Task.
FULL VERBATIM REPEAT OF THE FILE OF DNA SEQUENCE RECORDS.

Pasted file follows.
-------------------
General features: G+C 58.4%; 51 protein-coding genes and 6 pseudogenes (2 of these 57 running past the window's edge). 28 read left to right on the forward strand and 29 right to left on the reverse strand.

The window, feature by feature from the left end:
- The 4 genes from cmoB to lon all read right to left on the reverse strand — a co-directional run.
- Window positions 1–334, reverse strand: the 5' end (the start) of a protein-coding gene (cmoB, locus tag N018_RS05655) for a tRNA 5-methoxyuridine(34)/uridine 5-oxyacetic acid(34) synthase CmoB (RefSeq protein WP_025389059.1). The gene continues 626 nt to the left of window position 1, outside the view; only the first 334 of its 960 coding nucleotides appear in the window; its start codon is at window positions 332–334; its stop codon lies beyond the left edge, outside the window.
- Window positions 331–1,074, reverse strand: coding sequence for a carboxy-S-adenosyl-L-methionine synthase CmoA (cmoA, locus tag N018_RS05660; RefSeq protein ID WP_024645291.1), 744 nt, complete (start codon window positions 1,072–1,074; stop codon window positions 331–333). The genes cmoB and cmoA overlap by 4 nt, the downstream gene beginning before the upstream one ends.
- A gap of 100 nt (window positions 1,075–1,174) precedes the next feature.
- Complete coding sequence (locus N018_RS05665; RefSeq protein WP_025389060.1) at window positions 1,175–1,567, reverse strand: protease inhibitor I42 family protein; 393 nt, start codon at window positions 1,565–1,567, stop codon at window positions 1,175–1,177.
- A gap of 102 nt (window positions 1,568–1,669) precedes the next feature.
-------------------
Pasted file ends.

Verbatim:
General features: G+C 58.4%; 51 protein-coding genes and 6 pseudogenes (2 of these 57 running past the window's edge). 28 read left to right on the forward strand and 29 right to left on the reverse strand.

The window, feature by feature from the left end:
- The 4 genes from cmoB to lon all read right to left on the reverse strand — a co-directional run.
- Window positions 1–334, reverse strand: the 5' end (the start) of a protein-coding gene (cmoB, locus tag N018_RS05655) for a tRNA 5-methoxyuridine(34)/uridine 5-oxyacetic acid(34) synthase CmoB (RefSeq protein WP_025389059.1). The gene continues 626 nt to the left of window position 1, outside the view; only the first 334 of its 960 coding nucleotides appear in the window; its start codon is at window positions 332–334; its stop codon lies beyond the left edge, outside the window.
- Window positions 331–1,074, reverse strand: coding sequence for a carboxy-S-adenosyl-L-methionine synthase CmoA (cmoA, locus tag N018_RS05660; RefSeq protein ID WP_024645291.1), 744 nt, complete (start codon window positions 1,072–1,074; stop codon window positions 331–333). The genes cmoB and cmoA overlap by 4 nt, the downstream gene beginning before the upstream one ends.
- A gap of 100 nt (window positions 1,075–1,174) precedes the next feature.
- Complete coding sequence (locus N018_RS05665; RefSeq protein WP_025389060.1) at window positions 1,175–1,567, reverse strand: protease inhibitor I42 family protein; 393 nt, start codon at window positions 1,565–1,567, stop codon at window positions 1,175–1,177.
- A gap of 102 nt (window positions 1,568–1,669) precedes the next feature.